When I got across the river, I was faced with an odd sight.
Ahead of me, maybe fifty feet in the distance, was my house. There was the garage and the rose we transplanted, and I could even see my neighbor sitting on his back porch, drinking a beer. I looked behind me and there was the rest of my back yard. I was home.
As close as I was, I found that I could not walk toward the house. I didn’t see a barrier but, as soon as I hit it, I could feel it, soft, with a lot of give, but not enough to actually let me into my back yard. I was still not in ordinary reality, but at least I could see I was very close. I felt around for the barrier and proceeded as if I were in a maze, keeping my right hand on the invisible wall between myself and my world, I proceeded to follow the wall, as it were, hoping that it would, eventually, bring me to a door or something. I despaired of ever finding the dog and seeing the house made me so homesick I could barely stand it.
Surely Bart would understand about me losing the dog once he’d heard the strange lengths I went to find Rufus.
I walked around my yard, following the unseen labyrinth, through gardens that didn’t exist on my side of the barrier, past thickets of trees too old and dense for my world. Eventually, I heard a great grunting and snorting noise and, as I walked back toward the old cow pasture, I came upon a great mastodon and her calf. The mother seemed agitated and I noticed that the baby’s head was wet.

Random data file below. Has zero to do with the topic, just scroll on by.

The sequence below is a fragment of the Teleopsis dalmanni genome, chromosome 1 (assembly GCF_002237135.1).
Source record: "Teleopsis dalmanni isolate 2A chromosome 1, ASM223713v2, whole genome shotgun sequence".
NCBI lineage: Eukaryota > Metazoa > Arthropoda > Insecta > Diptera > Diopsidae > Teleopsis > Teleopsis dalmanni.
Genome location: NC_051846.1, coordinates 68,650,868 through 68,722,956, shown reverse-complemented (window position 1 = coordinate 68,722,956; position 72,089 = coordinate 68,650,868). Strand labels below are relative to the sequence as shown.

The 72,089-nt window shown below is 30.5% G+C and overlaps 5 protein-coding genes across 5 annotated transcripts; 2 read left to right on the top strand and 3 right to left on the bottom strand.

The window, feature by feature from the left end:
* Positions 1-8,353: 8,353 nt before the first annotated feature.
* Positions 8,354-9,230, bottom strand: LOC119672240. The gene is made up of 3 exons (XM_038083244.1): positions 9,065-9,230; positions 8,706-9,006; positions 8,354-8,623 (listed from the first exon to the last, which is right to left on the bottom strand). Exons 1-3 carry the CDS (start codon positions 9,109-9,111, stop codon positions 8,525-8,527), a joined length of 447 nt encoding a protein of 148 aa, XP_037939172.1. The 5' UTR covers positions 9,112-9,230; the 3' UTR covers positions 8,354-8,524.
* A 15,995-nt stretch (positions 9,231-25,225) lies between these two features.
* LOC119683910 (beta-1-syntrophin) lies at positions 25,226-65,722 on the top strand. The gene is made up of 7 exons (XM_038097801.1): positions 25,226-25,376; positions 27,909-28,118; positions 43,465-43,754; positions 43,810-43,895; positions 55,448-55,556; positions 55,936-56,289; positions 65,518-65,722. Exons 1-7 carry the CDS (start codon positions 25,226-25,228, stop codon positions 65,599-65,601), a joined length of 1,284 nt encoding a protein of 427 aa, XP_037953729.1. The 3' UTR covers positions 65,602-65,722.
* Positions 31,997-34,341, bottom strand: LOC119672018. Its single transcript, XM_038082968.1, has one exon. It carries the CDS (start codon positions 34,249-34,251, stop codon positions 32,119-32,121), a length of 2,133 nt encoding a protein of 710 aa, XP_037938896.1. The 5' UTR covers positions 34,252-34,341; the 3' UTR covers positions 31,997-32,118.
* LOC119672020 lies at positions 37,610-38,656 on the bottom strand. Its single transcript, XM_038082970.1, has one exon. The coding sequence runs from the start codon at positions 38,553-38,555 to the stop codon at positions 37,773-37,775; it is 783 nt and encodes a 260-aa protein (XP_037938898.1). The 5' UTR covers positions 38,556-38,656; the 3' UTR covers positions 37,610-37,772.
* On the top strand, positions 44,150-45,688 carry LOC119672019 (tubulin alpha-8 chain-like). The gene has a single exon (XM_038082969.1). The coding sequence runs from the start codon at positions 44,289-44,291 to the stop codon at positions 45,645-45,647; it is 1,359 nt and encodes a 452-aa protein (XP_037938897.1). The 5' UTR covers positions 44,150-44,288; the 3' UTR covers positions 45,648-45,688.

The mother looked me straight in the face, her great eyes blinking slowly, as if she were examining my very soul. I didn’t know if I should be frightened or not. I had no idea if she was real or if I even was. Her giant eyelashes swept down and then back up and I found myself mesmerized by the slow, rhythmic movement. “Oh, mama,” I said. “Why is your baby’s head wet?”
I was overwhelmed by déjà vu. Was it not this very summer when I rested my face on Rufus’s head and, finding it damp, asked Bart why the dog’s head was wet? And had not Bart answered me that, when Rufus and Monty go to the park, one of the other of them eventually gets peed on? Why? Bart couldn’t explain it. It’s just a weird thing the dogs do at the park together. And here was this baby mastodon, large, but not that much larger than the dog. Small enough that I could imagine the two of the wandering through the field together. I could also imagine the baby mastodon putting his head down to see something more closely or to rest a moment with his new friend, and, then, yuck. Rufus had been by here, and recently enough that the baby was still wet.
“Which way, mama?” I asked, but she just snorted. I kept my hand on that weird barrier and set back to walking.